There is a benefit as well in knowing if the cause of seizure-like episodes is not heart-related because it enables physicians to focus more aggressively on other possible causes. Most importantly, diagnosing the cause can lead to effective treatment more quickly.

How is the Reveal ILR implanted?

Implanting the Reveal ILR takes about 15 to 20 minutes and can be done under a local anesthetic. The physician makes an incision about 2 centimeters in length, creating a pocket the same size and shape as the Reveal ILR device, about the size of a pack of gum. Once the device is inserted in the pocket, it is programmed to record the ECG during an episode. When heart activity is recorded during an actual episode and the physician is satisfied that heart rhythm-related causes can be ruled in or out, the device can be removed. See the appropriate technical manual for additional information regarding indications, contraindications, warnings, and precautions.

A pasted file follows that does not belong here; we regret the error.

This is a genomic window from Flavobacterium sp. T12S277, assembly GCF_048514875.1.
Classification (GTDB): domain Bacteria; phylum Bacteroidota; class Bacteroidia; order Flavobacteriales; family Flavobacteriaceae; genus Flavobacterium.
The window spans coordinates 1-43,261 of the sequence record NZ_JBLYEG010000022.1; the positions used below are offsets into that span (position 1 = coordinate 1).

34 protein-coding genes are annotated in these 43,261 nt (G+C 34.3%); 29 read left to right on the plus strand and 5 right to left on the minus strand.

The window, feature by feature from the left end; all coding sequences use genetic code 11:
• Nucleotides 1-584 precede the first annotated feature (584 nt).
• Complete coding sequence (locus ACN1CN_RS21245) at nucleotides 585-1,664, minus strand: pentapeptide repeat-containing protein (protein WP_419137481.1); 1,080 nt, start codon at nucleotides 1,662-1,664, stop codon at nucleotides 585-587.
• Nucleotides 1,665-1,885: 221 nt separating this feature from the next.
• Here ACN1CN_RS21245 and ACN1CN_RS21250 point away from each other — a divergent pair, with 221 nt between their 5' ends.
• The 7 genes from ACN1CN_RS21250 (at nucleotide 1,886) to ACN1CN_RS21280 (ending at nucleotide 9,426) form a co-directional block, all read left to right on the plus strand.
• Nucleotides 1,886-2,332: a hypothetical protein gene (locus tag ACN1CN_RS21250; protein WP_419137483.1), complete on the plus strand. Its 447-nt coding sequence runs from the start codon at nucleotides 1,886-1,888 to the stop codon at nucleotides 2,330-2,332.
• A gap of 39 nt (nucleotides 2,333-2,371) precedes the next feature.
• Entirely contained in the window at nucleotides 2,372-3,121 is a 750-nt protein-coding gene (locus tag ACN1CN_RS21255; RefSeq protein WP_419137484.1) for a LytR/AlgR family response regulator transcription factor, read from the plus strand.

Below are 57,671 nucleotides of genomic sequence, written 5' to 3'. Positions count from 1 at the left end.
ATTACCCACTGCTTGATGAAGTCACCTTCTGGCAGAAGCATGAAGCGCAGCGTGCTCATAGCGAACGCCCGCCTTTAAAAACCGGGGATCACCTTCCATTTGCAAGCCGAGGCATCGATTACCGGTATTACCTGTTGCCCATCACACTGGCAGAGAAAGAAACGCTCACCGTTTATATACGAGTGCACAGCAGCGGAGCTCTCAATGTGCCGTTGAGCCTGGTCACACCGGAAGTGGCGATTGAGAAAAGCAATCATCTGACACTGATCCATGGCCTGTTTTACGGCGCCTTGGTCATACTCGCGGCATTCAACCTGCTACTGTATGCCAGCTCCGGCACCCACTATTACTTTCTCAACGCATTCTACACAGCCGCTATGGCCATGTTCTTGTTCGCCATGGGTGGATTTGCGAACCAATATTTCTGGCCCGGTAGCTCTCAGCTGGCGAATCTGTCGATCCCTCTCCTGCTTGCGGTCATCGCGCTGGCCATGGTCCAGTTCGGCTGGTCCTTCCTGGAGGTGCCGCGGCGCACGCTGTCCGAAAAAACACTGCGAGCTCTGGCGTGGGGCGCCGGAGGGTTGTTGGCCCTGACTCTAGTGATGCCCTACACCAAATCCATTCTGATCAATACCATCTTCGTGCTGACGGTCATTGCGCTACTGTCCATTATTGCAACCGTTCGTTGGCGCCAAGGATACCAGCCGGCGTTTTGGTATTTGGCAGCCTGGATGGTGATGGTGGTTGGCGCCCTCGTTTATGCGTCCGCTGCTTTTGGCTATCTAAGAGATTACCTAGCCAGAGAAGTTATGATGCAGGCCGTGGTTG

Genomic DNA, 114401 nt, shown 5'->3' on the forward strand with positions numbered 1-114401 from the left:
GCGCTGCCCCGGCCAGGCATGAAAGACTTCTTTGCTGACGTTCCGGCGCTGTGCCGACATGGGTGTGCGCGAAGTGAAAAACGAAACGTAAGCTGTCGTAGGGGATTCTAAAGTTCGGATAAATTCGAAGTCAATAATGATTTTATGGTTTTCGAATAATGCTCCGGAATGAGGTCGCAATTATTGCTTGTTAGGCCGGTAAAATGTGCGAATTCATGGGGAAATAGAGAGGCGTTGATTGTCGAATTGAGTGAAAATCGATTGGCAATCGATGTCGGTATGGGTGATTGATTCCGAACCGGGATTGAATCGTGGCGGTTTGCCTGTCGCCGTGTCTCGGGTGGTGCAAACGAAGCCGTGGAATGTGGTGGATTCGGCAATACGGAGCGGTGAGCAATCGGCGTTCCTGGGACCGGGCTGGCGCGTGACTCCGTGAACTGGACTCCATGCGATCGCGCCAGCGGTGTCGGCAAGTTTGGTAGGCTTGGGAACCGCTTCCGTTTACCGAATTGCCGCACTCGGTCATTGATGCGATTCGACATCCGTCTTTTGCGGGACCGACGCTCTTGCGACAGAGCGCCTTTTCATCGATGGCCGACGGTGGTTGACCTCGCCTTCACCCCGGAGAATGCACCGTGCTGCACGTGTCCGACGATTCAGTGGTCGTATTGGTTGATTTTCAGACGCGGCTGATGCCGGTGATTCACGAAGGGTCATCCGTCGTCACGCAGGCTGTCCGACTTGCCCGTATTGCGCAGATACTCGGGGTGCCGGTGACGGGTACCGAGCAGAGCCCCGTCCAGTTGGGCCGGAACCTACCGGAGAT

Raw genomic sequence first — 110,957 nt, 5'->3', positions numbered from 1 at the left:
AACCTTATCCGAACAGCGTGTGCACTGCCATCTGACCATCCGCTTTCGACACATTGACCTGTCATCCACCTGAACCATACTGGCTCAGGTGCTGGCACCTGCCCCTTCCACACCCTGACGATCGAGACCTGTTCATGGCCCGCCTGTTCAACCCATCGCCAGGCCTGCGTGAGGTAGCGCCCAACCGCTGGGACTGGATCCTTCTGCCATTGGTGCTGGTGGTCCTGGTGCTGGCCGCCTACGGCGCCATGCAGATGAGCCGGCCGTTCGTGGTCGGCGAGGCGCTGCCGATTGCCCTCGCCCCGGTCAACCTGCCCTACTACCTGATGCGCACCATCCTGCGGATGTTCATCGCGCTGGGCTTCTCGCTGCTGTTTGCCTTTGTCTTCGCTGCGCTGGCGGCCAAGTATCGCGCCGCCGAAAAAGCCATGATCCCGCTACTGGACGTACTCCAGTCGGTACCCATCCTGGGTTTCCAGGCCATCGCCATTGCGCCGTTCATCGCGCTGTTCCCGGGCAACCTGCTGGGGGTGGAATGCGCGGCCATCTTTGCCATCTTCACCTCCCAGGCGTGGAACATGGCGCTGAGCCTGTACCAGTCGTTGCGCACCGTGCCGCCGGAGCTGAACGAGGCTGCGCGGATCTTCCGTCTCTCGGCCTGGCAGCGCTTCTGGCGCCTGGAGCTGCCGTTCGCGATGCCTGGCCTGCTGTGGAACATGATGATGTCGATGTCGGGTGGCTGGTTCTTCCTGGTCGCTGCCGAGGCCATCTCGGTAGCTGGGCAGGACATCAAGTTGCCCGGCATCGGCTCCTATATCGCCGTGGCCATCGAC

What are the treatment options if the cause is determined to be heart-related?

When the cause of seizure-like episodes is properly determined, it usually can be treated. If the episodes are caused by an abnormal heart rhythm, treatment options include medication, a pacemaker or implantable cardioverter defibrillator (ICD), or catheter ablation.
After these treatments, patients can often resume normal activities without fear of suffering another episode. Such treatments not only may eliminate the episodes, but may also correct the underlying cause, which may result in better overall health and improved quality of life for patients.


Document Options